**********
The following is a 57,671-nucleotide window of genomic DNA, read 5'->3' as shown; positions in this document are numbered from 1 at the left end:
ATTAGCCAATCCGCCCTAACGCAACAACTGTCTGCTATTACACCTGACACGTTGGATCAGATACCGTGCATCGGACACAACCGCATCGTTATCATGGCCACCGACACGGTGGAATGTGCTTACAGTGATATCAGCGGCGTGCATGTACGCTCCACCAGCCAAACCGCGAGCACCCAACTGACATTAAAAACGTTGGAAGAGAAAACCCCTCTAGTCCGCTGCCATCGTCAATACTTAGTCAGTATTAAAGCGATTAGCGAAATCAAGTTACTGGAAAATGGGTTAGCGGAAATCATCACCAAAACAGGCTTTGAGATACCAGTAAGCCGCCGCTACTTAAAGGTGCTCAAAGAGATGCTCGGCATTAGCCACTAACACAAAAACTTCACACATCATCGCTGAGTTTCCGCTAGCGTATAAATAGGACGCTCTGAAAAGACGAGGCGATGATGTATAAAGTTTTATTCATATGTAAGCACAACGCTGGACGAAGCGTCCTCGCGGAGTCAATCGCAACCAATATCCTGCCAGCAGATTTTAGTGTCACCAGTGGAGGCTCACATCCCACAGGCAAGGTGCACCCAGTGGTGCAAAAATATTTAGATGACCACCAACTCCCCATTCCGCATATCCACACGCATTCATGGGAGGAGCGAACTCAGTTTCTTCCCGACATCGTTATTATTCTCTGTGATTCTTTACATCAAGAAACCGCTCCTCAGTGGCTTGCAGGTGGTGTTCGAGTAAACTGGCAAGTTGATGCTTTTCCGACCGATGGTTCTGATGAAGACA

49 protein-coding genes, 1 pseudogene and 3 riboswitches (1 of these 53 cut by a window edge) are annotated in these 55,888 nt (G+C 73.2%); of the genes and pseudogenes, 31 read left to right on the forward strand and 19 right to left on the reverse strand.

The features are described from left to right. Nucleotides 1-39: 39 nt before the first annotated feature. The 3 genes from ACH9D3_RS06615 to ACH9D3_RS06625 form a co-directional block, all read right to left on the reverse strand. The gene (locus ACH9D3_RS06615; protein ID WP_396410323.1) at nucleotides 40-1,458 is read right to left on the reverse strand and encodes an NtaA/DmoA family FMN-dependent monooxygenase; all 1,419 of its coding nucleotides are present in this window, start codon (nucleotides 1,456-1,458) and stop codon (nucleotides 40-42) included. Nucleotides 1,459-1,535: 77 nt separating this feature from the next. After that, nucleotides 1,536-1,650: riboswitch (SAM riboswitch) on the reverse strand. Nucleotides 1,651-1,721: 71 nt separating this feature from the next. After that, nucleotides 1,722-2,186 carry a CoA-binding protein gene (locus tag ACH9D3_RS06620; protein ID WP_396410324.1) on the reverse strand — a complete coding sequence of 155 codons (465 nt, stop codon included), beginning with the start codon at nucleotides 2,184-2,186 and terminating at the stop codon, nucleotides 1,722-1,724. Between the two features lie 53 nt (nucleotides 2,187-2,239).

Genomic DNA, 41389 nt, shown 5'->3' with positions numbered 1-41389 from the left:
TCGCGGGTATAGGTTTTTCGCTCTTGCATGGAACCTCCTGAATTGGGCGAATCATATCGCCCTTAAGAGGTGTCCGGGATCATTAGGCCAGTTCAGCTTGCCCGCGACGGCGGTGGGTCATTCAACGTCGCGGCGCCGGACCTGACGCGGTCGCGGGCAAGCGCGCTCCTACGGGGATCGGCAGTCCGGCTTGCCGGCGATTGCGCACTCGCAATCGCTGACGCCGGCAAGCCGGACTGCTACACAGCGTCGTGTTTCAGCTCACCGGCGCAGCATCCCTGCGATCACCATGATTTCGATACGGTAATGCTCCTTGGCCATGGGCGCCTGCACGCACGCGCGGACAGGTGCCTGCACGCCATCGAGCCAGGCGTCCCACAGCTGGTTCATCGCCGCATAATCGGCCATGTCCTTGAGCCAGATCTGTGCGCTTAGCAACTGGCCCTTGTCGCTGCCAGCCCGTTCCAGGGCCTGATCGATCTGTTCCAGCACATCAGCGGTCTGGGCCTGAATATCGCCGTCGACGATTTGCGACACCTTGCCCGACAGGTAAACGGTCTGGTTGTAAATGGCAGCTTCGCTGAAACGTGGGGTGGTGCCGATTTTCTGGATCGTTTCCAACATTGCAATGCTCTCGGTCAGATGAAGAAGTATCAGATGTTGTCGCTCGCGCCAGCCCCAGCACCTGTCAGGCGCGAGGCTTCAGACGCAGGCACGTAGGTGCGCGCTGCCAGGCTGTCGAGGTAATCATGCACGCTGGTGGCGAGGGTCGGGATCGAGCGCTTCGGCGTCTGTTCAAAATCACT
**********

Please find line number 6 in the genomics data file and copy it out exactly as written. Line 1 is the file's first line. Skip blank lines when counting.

TCGCGGGTATAGGTTTTTCGCTCTTGCATGGAACCTCCTGAATTGGGCGAATCATATCGCCCTTAAGAGGTGTCCGGGATCATTAGGCCAGTTCAGCTTGCCCGCGACGGCGGTGGGTCATTCAACGTCGCGGCGCCGGACCTGACGCGGTCGCGGGCAAGCGCGCTCCTACGGGGATCGGCAGTCCGGCTTGCCGGCGATTGCGCACTCGCAATCGCTGACGCCGGCAAGCCGGACTGCTACACAGCGTCGTGTTTCAGCTCACCGGCGCAGCATCCCTGCGATCACCATGATTTCGATACGGTAATGCTCCTTGGCCATGGGCGCCTGCACGCACGCGCGGACAGGTGCCTGCACGCCATCGAGCCAGGCGTCCCACAGCTGGTTCATCGCCGCATAATCGGCCATGTCCTTGAGCCAGATCTGTGCGCTTAGCAACTGGCCCTTGTCGCTGCCAGCCCGTTCCAGGGCCTGATCGATCTGTTCCAGCACATCAGCGGTCTGGGCCTGAATATCGCCGTCGACGATTTGCGACACCTTGCCCGACAGGTAAACGGTCTGGTTGTAAATGGCAGCTTCGCTGAAACGTGGGGTGGTGCCGATTTTCTGGATCGTTTCCAACATTGCAATGCTCTCGGTCAGATGAAGAAGTATCAGATGTTGTCGCTCGCGCCAGCCCCAGCACCTGTCAGGCGCGAGGCTTCAGACGCAGGCACGTAGGTGCGCGCTGCCAGGCTGTCGAGGTAATCATGCACGCTGGTGGCGAGGGTCGGGATCGAGCGCTTCGGCGTCTGTTCAAAATCACT